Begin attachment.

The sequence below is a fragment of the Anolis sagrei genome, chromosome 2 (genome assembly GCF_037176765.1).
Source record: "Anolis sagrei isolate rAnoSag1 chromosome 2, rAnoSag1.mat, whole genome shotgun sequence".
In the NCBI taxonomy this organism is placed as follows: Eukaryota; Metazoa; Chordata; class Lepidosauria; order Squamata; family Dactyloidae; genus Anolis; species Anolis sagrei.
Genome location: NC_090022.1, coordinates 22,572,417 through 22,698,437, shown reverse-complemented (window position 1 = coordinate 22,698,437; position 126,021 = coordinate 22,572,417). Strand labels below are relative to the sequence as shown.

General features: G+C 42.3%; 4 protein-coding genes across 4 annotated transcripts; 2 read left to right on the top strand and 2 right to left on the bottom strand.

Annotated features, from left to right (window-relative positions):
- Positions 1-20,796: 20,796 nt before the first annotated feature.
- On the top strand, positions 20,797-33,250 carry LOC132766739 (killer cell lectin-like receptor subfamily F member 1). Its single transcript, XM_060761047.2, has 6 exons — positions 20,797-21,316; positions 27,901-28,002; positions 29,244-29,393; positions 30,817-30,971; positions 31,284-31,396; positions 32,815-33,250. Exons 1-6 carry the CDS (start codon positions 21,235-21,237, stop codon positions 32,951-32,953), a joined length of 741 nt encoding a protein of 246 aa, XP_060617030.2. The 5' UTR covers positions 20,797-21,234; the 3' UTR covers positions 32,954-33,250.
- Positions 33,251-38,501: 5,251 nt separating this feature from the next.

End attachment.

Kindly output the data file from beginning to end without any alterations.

The sequence below is a fragment of the Anolis sagrei genome, chromosome 2 (genome assembly GCF_037176765.1).
Source record: "Anolis sagrei isolate rAnoSag1 chromosome 2, rAnoSag1.mat, whole genome shotgun sequence".
In the NCBI taxonomy this organism is placed as follows: Eukaryota; Metazoa; Chordata; class Lepidosauria; order Squamata; family Dactyloidae; genus Anolis; species Anolis sagrei.
Genome location: NC_090022.1, coordinates 22,572,417 through 22,698,437, shown reverse-complemented (window position 1 = coordinate 22,698,437; position 126,021 = coordinate 22,572,417). Strand labels below are relative to the sequence as shown.

General features: G+C 42.3%; 4 protein-coding genes across 4 annotated transcripts; 2 read left to right on the top strand and 2 right to left on the bottom strand.

Annotated features, from left to right (window-relative positions):
- Positions 1-20,796: 20,796 nt before the first annotated feature.
- On the top strand, positions 20,797-33,250 carry LOC132766739 (killer cell lectin-like receptor subfamily F member 1). Its single transcript, XM_060761047.2, has 6 exons — positions 20,797-21,316; positions 27,901-28,002; positions 29,244-29,393; positions 30,817-30,971; positions 31,284-31,396; positions 32,815-33,250. Exons 1-6 carry the CDS (start codon positions 21,235-21,237, stop codon positions 32,951-32,953), a joined length of 741 nt encoding a protein of 246 aa, XP_060617030.2. The 5' UTR covers positions 20,797-21,234; the 3' UTR covers positions 32,954-33,250.
- Positions 33,251-38,501: 5,251 nt separating this feature from the next.